To be honest I’m not sure even now, nearly two years later, that I could find the words to explain how I felt. I’d never dealt with trauma on that scale before. I can talk about it now without getting flashbacks, without being upset, but somehow, sometimes, it still feels like it was only last week.

You learn to cope in this job, that’s for sure. Jobs get easier, trauma becomes normal, and you find a way to cope.  I’m lucky in that my husband will give me a cuddle when I walk through the door, and then do anything in his power to distract me. He knows there’s no point in talking it over and over.  We go for dinner, or play a game, just something to distract me, and that works. I’m grateful for that, he helps more than he probably realises, he’s my rock.


My First Day…

Do we get called Probationers anymore? Student Officer? Probie? Newbie?  Depends where you are, who you talk to, and what they fancy to call you on the day!

Never bothered me.  I knew I was new, I knew I was in my probationary period, and I knew when I joined, that this was a two year long process.  Call me what you like, I’ll probably answer to it!

After a loooong 16 week course at a Police Training Centre, I was free to fly the nest! I was a Special Constable prior to joining up, which I thought would stand me in good stead, but my god, how different is it doing the job every day!?

I was going to work in a place I hadn’t even visited before, to a shift of strangers, and I had this horrible feeling that I would be expected to be competent already.  Thankfully I was wrong!

Before I started, I went to meet my shift.  I walked in, having remembered the three different door codes, and asked for my tutor.  “Oh he’s on his way back from a shooting, he will be here soon.”  Well, shit.  If that wasn’t a reality slap around the face I don’t know what is.  In those very few seconds, what I had just joined up to do became very real. This would be me. I would be going to those jobs.  The biggest question in my head was “and what on earth would I do if I got sent to that?” Well, it really is amazing how fast you learn.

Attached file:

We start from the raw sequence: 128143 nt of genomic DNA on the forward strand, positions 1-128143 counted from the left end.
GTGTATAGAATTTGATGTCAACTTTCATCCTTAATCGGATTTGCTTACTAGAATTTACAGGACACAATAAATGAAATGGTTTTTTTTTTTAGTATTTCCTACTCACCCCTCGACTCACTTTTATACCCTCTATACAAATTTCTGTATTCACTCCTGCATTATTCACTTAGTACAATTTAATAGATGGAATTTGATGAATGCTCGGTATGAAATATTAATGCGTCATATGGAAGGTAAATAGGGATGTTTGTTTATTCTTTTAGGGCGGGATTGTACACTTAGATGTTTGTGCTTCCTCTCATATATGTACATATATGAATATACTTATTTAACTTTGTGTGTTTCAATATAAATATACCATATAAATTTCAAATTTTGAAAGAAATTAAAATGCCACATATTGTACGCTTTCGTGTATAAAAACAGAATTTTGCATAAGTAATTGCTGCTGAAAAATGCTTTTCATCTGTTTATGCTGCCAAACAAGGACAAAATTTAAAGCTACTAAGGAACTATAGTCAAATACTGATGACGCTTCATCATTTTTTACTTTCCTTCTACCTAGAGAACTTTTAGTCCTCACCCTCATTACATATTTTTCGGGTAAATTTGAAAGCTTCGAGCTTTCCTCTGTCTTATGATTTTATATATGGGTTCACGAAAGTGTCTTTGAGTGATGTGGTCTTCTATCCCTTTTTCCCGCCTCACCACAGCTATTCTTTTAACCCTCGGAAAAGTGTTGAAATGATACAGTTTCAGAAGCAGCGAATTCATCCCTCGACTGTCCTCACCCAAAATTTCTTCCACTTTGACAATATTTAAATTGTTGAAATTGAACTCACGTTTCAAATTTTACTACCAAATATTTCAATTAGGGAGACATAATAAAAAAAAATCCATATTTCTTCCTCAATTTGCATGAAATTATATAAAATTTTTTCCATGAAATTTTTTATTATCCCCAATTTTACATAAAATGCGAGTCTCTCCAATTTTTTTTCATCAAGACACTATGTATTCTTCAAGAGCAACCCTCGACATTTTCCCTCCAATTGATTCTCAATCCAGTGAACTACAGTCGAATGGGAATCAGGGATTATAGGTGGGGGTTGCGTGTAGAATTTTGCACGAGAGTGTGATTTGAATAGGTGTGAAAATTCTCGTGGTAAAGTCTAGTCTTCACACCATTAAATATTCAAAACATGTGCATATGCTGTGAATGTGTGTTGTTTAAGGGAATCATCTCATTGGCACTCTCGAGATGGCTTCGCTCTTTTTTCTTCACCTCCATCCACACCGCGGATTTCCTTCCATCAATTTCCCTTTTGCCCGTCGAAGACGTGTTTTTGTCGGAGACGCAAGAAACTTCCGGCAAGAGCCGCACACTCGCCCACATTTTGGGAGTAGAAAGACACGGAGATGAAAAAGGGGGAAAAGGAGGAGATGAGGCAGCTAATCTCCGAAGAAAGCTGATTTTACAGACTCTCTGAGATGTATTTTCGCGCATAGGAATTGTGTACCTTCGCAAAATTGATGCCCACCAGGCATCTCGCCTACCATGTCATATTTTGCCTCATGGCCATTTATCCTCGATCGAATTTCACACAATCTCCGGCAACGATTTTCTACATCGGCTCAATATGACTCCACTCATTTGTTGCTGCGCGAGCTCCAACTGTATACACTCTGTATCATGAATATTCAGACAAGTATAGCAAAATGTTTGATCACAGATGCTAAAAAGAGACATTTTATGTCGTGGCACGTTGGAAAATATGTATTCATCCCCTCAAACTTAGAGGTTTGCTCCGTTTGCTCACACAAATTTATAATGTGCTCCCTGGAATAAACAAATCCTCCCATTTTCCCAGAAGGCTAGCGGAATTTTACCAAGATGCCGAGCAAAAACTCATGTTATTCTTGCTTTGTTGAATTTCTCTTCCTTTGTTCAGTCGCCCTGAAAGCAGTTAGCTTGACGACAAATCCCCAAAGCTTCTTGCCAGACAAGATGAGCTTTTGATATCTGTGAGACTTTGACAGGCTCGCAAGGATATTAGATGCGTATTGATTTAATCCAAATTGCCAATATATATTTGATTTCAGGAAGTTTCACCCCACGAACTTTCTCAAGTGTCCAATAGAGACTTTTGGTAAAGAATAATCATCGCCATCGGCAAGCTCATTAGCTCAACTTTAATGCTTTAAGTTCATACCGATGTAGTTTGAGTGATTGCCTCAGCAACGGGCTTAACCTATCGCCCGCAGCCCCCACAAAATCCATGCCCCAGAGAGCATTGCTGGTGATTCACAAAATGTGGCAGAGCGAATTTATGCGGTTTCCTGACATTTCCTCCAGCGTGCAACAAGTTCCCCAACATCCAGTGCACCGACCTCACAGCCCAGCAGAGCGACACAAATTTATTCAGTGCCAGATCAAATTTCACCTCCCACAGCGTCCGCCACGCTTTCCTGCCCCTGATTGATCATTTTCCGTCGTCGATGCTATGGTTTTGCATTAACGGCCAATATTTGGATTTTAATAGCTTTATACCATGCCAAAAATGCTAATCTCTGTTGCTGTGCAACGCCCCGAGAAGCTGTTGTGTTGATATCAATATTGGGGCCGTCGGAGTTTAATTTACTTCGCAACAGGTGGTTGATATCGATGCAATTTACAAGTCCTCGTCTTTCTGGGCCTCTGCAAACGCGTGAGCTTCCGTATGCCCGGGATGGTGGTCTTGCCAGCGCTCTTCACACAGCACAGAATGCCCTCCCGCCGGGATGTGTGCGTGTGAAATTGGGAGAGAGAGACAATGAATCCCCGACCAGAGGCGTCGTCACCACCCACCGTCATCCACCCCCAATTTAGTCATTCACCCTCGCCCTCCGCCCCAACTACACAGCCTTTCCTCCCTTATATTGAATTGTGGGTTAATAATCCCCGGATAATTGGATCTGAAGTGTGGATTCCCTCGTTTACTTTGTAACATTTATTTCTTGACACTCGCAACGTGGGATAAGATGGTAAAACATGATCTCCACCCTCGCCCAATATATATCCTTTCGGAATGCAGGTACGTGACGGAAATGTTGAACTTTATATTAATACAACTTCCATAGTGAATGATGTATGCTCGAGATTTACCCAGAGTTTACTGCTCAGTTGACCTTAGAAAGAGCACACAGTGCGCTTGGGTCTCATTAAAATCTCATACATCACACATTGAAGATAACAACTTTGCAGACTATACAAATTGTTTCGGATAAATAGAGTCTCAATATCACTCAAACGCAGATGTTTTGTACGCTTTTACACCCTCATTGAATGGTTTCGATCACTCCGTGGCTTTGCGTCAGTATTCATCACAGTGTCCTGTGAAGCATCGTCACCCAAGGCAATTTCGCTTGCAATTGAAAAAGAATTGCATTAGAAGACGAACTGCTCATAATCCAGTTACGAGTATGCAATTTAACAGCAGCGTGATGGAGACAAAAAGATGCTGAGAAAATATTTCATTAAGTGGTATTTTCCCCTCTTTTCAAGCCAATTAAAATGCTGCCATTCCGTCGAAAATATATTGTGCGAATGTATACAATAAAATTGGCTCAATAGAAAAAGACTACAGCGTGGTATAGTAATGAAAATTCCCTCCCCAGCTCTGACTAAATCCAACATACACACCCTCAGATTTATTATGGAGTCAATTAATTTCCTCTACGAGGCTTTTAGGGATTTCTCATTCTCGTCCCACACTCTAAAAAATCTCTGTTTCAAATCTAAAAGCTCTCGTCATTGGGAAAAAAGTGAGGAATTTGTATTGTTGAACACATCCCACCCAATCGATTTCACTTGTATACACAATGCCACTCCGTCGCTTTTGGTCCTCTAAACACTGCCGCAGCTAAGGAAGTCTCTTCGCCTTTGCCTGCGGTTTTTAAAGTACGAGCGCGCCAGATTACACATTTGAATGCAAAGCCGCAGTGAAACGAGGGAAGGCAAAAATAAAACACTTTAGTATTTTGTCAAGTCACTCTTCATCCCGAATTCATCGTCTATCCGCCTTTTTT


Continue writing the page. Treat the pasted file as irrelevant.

My first “actual” day couldn’t have been better.  I got on with everyone on my shift, they all wanted to help me, everyone was friendly, and I got on with my tutor!  It’s a bit of a blur, I don’t remember what jobs we went to, but I remember going home that night, feeling content.  I did it.  My first day, often the hardest, was done, and I survived!

Meet the bobbie behind the blog…


Before I start, I best let you know that I’m brand new to blogging. It’s something I have thought about for what seems like forever, but just keep putting off!

However, as you’ll learn if you read my future posts, a recent new change in my life has made me seize the day so to speak, and I thought “oh why the hell not?” So here goes!

I’m a serving Police Officer. I have done my job for less than three years. Sometimes it feels like I’ve done it forever, and others I feel so far out of my depth it feels like I’m drowning.

For me, there are two reasons that I want to write this blog. Firstly, as an honest outlet for myself. How I feel, what I’ve dealt with, what went wrong (and right!), but secondly to show you (if anyone has read this far) the other side to policing. The side that the media don’t write about. The side that isn’t public knowledge. The thoughts, the feelings, the tears and all other emotions behind “just doing the job”.